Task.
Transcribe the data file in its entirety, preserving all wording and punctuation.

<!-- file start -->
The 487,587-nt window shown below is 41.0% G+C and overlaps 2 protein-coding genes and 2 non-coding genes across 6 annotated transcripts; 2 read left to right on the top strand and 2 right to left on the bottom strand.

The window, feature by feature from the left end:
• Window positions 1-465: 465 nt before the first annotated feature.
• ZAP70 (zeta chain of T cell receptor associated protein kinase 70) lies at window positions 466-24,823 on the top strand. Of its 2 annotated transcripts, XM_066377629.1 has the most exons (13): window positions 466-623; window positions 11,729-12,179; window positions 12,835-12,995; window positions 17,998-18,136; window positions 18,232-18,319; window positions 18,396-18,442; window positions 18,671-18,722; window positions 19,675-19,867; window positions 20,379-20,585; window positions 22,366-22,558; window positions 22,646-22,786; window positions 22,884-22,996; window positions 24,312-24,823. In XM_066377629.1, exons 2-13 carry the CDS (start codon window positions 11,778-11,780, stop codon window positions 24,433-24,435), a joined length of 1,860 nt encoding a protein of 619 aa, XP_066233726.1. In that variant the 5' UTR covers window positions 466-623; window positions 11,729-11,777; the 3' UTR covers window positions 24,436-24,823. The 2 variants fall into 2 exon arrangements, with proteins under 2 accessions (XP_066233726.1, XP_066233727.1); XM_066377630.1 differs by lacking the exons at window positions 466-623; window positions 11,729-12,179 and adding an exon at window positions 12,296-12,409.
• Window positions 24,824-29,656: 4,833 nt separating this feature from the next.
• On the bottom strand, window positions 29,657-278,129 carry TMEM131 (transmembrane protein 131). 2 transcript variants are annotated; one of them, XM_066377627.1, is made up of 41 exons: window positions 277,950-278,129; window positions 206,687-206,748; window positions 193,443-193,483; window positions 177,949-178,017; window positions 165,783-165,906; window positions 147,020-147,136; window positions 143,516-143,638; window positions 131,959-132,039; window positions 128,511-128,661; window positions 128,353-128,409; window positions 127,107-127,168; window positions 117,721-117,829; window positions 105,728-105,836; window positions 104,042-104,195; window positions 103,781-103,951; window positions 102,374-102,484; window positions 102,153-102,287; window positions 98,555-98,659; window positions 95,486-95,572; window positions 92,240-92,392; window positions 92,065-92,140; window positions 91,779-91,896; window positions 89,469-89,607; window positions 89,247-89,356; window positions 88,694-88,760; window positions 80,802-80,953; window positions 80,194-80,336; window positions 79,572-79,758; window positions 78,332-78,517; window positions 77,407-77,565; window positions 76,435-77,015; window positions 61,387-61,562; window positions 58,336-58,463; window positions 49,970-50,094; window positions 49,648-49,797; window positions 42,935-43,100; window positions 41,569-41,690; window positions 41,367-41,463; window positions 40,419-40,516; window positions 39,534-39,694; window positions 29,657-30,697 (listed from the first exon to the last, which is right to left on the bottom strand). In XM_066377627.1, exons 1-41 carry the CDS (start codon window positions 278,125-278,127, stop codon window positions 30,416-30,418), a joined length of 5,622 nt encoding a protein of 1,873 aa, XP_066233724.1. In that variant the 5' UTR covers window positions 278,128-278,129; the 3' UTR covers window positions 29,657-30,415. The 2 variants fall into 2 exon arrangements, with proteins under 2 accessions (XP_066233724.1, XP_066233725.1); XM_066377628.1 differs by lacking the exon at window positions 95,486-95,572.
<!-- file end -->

The 487,587-nt window shown below is 41.0% G+C and overlaps 2 protein-coding genes and 2 non-coding genes across 6 annotated transcripts; 2 read left to right on the top strand and 2 right to left on the bottom strand.

The window, feature by feature from the left end:
• Window positions 1-465: 465 nt before the first annotated feature.
• ZAP70 (zeta chain of T cell receptor associated protein kinase 70) lies at window positions 466-24,823 on the top strand. Of its 2 annotated transcripts, XM_066377629.1 has the most exons (13): window positions 466-623; window positions 11,729-12,179; window positions 12,835-12,995; window positions 17,998-18,136; window positions 18,232-18,319; window positions 18,396-18,442; window positions 18,671-18,722; window positions 19,675-19,867; window positions 20,379-20,585; window positions 22,366-22,558; window positions 22,646-22,786; window positions 22,884-22,996; window positions 24,312-24,823. In XM_066377629.1, exons 2-13 carry the CDS (start codon window positions 11,778-11,780, stop codon window positions 24,433-24,435), a joined length of 1,860 nt encoding a protein of 619 aa, XP_066233726.1. In that variant the 5' UTR covers window positions 466-623; window positions 11,729-11,777; the 3' UTR covers window positions 24,436-24,823. The 2 variants fall into 2 exon arrangements, with proteins under 2 accessions (XP_066233726.1, XP_066233727.1); XM_066377630.1 differs by lacking the exons at window positions 466-623; window positions 11,729-12,179 and adding an exon at window positions 12,296-12,409.
• Window positions 24,824-29,656: 4,833 nt separating this feature from the next.
• On the bottom strand, window positions 29,657-278,129 carry TMEM131 (transmembrane protein 131). 2 transcript variants are annotated; one of them, XM_066377627.1, is made up of 41 exons: window positions 277,950-278,129; window positions 206,687-206,748; window positions 193,443-193,483; window positions 177,949-178,017; window positions 165,783-165,906; window positions 147,020-147,136; window positions 143,516-143,638; window positions 131,959-132,039; window positions 128,511-128,661; window positions 128,353-128,409; window positions 127,107-127,168; window positions 117,721-117,829; window positions 105,728-105,836; window positions 104,042-104,195; window positions 103,781-103,951; window positions 102,374-102,484; window positions 102,153-102,287; window positions 98,555-98,659; window positions 95,486-95,572; window positions 92,240-92,392; window positions 92,065-92,140; window positions 91,779-91,896; window positions 89,469-89,607; window positions 89,247-89,356; window positions 88,694-88,760; window positions 80,802-80,953; window positions 80,194-80,336; window positions 79,572-79,758; window positions 78,332-78,517; window positions 77,407-77,565; window positions 76,435-77,015; window positions 61,387-61,562; window positions 58,336-58,463; window positions 49,970-50,094; window positions 49,648-49,797; window positions 42,935-43,100; window positions 41,569-41,690; window positions 41,367-41,463; window positions 40,419-40,516; window positions 39,534-39,694; window positions 29,657-30,697 (listed from the first exon to the last, which is right to left on the bottom strand). In XM_066377627.1, exons 1-41 carry the CDS (start codon window positions 278,125-278,127, stop codon window positions 30,416-30,418), a joined length of 5,622 nt encoding a protein of 1,873 aa, XP_066233724.1. In that variant the 5' UTR covers window positions 278,128-278,129; the 3' UTR covers window positions 29,657-30,415. The 2 variants fall into 2 exon arrangements, with proteins under 2 accessions (XP_066233724.1, XP_066233725.1); XM_066377628.1 differs by lacking the exon at window positions 95,486-95,572.